While both BT and El Confidencial's sources note that negotiations are still in the very early stages, if an agreement was to be reached, it could have a significant effect on Britain's mobile industry. Although the UK provider has already signed an MVNO deal with EE, BT already holds its own 4G spectrum (although it's significantly less than the four main UK carriers) and is rumoured to be relying on its expansive network of broadband routers to supplement cellular coverage. With O2's support, it would become the only true quad-play provider, meaning it'll have full control over its home phone, broadband, mobile and TV services.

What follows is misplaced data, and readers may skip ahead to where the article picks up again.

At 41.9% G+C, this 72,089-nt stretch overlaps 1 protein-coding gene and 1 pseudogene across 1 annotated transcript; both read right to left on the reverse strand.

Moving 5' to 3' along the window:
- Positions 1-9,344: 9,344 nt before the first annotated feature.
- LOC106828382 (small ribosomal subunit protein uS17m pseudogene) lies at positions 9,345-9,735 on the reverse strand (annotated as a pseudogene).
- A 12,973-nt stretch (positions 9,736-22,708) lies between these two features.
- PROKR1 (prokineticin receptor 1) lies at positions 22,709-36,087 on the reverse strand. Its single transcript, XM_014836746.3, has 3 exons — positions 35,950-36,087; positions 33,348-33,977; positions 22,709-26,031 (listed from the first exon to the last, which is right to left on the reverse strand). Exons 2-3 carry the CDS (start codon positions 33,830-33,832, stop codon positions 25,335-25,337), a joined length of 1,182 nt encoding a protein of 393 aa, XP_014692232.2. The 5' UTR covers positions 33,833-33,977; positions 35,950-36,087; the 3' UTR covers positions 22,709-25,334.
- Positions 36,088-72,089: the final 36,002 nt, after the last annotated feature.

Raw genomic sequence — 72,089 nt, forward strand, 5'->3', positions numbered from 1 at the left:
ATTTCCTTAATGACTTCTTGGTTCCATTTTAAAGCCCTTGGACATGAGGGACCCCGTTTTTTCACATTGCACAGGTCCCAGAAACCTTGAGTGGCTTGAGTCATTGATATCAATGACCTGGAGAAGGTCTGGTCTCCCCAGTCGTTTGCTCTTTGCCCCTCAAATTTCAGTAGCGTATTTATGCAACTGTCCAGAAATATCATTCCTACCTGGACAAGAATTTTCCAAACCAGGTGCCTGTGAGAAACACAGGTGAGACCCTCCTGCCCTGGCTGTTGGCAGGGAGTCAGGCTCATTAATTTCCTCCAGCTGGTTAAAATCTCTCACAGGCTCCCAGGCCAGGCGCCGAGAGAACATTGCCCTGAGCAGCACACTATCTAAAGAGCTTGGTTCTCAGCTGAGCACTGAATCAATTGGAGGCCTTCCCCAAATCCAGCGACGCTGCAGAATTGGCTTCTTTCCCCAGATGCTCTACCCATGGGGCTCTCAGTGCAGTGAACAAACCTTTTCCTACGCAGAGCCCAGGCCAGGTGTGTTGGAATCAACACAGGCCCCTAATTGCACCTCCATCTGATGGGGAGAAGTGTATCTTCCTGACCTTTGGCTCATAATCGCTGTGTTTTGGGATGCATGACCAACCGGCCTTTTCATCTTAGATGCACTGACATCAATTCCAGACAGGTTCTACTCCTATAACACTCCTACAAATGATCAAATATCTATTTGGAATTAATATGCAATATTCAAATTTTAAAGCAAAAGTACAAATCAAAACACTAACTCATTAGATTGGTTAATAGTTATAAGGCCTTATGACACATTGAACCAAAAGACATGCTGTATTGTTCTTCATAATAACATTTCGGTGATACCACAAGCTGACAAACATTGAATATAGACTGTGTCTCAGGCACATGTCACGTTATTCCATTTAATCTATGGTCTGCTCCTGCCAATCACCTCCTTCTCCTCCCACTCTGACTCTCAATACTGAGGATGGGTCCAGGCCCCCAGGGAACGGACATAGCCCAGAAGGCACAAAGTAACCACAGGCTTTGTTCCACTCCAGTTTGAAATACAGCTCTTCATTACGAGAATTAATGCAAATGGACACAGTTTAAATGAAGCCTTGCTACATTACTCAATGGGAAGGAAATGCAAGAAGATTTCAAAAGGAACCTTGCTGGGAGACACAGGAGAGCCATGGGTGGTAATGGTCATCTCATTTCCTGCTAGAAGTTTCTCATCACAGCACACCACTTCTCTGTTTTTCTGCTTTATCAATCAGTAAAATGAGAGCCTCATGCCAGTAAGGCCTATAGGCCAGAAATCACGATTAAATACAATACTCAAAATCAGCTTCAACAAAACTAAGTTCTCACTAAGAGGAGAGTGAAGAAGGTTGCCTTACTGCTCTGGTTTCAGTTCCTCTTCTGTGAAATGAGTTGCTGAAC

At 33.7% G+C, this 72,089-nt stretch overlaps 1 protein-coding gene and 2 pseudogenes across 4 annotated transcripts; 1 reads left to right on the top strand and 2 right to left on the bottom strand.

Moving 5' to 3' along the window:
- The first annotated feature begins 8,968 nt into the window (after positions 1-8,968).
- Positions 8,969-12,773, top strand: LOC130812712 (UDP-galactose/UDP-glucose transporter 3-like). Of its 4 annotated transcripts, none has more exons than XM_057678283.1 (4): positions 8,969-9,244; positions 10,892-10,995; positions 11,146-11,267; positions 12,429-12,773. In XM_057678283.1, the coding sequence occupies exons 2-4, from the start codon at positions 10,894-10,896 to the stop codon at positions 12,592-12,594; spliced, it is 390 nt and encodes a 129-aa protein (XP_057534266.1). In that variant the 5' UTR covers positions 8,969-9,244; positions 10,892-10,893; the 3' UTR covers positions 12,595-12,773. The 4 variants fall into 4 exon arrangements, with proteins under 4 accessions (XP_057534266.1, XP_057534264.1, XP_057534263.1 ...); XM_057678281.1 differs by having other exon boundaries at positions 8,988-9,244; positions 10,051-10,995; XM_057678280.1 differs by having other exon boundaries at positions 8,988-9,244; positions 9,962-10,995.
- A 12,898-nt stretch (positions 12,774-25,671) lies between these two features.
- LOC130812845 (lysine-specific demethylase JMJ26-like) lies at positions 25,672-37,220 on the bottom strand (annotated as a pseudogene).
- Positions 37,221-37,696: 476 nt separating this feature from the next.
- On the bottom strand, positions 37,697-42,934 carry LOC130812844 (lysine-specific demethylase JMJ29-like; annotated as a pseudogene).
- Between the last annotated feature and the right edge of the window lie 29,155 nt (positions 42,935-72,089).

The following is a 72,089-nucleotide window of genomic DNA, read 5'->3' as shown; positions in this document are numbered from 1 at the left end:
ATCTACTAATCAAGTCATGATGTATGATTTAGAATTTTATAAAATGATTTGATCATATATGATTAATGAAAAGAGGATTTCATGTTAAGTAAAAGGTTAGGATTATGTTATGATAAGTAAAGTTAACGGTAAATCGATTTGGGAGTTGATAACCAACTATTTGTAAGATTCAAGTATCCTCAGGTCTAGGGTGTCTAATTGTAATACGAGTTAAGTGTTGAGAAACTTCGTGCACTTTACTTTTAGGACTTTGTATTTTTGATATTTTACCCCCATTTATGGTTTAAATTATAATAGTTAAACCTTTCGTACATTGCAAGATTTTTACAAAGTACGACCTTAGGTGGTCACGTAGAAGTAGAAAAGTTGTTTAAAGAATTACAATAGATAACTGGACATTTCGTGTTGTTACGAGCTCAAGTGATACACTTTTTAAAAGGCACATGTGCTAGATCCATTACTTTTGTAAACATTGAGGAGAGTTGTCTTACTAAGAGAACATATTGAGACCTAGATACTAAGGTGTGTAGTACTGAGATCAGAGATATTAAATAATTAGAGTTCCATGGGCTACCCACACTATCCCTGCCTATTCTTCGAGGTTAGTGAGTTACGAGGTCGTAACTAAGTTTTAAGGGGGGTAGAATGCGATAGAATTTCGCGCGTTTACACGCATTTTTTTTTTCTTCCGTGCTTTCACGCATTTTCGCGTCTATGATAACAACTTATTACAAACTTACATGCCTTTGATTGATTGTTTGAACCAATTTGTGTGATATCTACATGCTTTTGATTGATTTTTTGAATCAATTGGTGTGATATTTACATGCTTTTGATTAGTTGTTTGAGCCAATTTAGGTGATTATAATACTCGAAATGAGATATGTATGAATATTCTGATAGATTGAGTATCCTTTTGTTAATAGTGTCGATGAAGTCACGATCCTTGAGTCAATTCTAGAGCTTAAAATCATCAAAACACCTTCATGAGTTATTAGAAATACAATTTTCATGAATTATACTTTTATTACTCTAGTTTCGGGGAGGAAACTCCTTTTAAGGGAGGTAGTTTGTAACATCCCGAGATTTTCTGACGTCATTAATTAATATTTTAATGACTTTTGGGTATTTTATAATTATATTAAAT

In a statement, BT says it is "assessing the merits of an acquisition of a mobile network operator in the UK." However, O2 might not be the only carrier acquisition it has in mind. The company notes that it's "received expressions of interest from shareholders in two UK mobile network operators, of which one is O2, about a possible transaction in which BT would acquire their UK mobile business." According to the Financial Times, the other provider in question is EE, the UK joint-venture between Orange and Deutsche Telekom (which is currently Britain's biggest mobile operator).
Should it decide to be more dog, the deal would first need to be approved by competition regulators in the UK and Europe. This would allow BT to serve some or all of its existing contract, giving it time to begin migrating customers to its own network.